Can I have a vaginal birth after a C-section (VBAC)?

A vaginal birth after a C-section delivery (VBAC) is the vaginal delivery of a baby by a mother who has previously given birth via C-section. Due to the high rate of maternal injury and fetal hypoxia (oxygen deprivation) associated with VBAC, the medical standard for many years was that once a mother had a C-section delivery, all deliveries thereafter had to also be done by C-section. In the last few years, however, the American College of Obstetrics and Gynecology (ACOG) has begun to recommend VBAC, but only in low-risk cases in which patients are carefully chosen and adequately informed of the risks and benefits of the procedure. Approximately 80% of that small, select, low risk group of women are likely to have a successful VBAC.


Risks Associated with VBAC Deliveries

A VBAC can be very risky for the mother and baby because it increases the likelihood of one of the most serious complications of labor and delivery, which is uterine rupture. When the uterus (womb) ruptures, the baby’s oxygen supply can be severely decreased (hypoxia) or completely cut off, and the baby may move out of the womb and into the mother’s abdomen. In addition, bleeding caused by the rupture can be life threatening for the mother and baby. When a rupture occurs, the baby must be delivered immediately by an emergency C-section in order to minimize the injury that can occur as a result of severe hypoxia. Hypoxia and asphyxia can cause hypoxic-ischemic encephalopathy (HIE), which often leads to permanent brain damage in a baby, including cerebral palsy, seizure disorders, and intellectual and developmental disabilities. In severe cases of uterine rupture, the mother may need to undergo a hysterectomy.

Planning for Vaginal Birth After a C-Section Delivery

There are certain conditions that increase the likelihood that a VBAC will be successful. These may include the following:

  • Planning for Vaginal Birth After a C-Section DeliveryThe mother has a low transverse uterine scar as opposed to a vertical scar (or scars). Currently, most C-section scars are the low transverse type.
  • The mother had a previous vaginal delivery, either before or after the prior C-section
  • There was not a single layer closure in a prior C-section
  • There is no use of labor induction drugs, such as Pitocin. Risk of uterine rupture is further increased when multiple labor induction drugs are used together, such as Pitocin with Cytotec.
  • The baby is not macrosomic (large) or large for gestational age
  • The baby is in a normal presentation (head first) and not in an abnormal position, such as face or breech presentation
  • The mother is pregnant with only one baby (no twins, triplets, etc.)
  • The mother is not obese
  • The mother is younger than 35 years of age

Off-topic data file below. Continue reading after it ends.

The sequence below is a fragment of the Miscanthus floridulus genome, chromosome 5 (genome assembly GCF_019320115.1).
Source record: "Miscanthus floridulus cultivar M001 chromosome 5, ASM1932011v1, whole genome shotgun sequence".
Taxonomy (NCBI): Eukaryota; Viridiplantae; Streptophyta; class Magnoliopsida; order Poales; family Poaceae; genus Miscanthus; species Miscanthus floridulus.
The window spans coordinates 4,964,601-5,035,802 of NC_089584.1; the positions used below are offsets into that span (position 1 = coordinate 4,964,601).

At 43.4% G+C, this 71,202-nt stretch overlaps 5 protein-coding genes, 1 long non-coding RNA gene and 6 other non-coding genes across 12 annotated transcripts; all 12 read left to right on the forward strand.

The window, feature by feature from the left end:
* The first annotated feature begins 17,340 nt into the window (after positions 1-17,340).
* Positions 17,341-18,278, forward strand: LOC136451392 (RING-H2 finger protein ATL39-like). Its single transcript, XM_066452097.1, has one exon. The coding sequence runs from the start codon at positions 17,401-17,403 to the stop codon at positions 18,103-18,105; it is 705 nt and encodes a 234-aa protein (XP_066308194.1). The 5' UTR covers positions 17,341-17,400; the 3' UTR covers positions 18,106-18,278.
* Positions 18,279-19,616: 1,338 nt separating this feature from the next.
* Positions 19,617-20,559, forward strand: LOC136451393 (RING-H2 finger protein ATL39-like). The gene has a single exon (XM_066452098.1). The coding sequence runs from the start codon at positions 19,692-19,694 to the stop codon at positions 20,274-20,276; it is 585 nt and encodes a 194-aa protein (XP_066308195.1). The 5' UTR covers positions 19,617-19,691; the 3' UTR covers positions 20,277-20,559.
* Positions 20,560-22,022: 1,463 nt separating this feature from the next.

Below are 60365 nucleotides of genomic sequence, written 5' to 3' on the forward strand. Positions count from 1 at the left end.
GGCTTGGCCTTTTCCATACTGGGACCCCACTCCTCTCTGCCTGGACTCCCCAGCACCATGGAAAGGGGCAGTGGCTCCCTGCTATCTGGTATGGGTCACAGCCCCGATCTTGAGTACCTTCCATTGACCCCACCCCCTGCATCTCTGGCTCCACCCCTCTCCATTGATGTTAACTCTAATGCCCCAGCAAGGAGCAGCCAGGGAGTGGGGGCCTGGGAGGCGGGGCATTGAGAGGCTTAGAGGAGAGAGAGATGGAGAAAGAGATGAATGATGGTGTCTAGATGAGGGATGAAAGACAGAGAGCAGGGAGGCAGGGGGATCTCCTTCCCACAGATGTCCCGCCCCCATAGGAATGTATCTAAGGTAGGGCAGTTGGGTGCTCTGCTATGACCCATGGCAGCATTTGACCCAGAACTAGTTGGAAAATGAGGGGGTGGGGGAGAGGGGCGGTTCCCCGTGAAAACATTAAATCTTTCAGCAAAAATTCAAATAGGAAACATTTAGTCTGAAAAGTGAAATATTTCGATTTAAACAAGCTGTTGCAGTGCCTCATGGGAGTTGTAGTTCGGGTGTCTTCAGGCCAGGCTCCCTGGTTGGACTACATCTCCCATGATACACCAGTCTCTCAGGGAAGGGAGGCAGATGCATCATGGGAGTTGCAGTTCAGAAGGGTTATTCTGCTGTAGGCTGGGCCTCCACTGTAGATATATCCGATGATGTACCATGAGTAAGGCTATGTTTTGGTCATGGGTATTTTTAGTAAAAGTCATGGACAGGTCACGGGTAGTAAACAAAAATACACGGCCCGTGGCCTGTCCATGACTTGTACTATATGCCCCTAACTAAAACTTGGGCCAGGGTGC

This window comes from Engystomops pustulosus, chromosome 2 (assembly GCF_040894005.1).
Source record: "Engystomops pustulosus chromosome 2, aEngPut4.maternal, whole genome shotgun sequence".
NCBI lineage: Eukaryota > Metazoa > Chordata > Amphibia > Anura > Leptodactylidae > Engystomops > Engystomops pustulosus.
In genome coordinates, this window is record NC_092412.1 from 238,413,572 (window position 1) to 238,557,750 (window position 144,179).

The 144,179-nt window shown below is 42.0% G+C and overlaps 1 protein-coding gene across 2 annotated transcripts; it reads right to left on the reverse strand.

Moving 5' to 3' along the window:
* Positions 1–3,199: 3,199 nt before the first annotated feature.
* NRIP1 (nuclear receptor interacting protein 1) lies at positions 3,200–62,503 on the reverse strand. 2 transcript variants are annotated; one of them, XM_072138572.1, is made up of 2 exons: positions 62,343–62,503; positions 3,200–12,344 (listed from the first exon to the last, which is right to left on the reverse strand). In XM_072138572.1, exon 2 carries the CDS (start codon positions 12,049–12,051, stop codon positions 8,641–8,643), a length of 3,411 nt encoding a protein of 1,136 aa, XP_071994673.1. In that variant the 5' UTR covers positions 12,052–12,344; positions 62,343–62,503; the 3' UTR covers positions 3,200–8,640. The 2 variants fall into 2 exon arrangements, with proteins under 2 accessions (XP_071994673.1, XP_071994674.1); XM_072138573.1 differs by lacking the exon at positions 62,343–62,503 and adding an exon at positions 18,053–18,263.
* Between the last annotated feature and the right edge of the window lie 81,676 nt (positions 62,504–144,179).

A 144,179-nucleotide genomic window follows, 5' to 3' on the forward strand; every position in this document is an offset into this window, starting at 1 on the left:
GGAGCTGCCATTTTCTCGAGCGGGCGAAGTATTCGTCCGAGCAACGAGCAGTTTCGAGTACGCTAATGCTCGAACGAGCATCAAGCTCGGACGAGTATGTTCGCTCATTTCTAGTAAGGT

• It has been longer than 14 months since the mother’s last C-section
  • The mother does not have a history of failure to tolerate labor that includes fetal distress
  • During delivery, no labor dystocia (difficult labor) is present, especially at advanced gestational age
  • The mother had a good Bishop score on admission to Labor and Delivery. Bishop score is a scoring system used to help predict whether induction of labor will be required.
  • The mother did not have a previous uterine rupture
  • Certain obstetrical maneuvers are not used during labor and delivery. These maneuvers include internal version (physician’s adjustment of baby’s position in the uterus by placing one hand in the mother’s vagina and the other on her abdomen), extraction of a baby in breech presentation, and use of vacuum extractors and forceps.
  • On imaging, an intact, thick scar is reassuring of the integrity of the repair of the prior C-section, and a thin scar or defect is worrisome for a uterine rupture during labor.

Even without uterine rupture, there is an increased risk of HIE with VBAC, according to several studies. One large study found an increased incidence of HIE in women who had a trial of labor after C-section, compared to zero cases of HIE in women who underwent an elective repeat C-section delivery.

The risks of VBAC are very serious, including the risk of the devastating condition of a ruptured uterus. It therefore is crucial that the mother and physician have an in-depth discussion about the mother’s chances of having a uterine rupture or other complications during the VBAC. This means that it is crucial for the physician to take a thorough history from the mother.


Legal Help for VBAC Injury Victims

The award-winning birth trauma lawyers at Reiter & Walsh ABC Law Centers have decades of experience in birth injury, uterine rupture, hypoxic-ischemic encephalopathy and VBAC cases. If your physician did not thoroughly discuss the risks and benefits of VBAC, or if you experienced complications during a VBAC and your child developed an injury such as HIE, we can help you. Our skilled attorneys will work tirelessly to get you the compensation you and your family deserve, and you never pay any money until we win your case.

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Call our toll-free phone line at 888-419-2229
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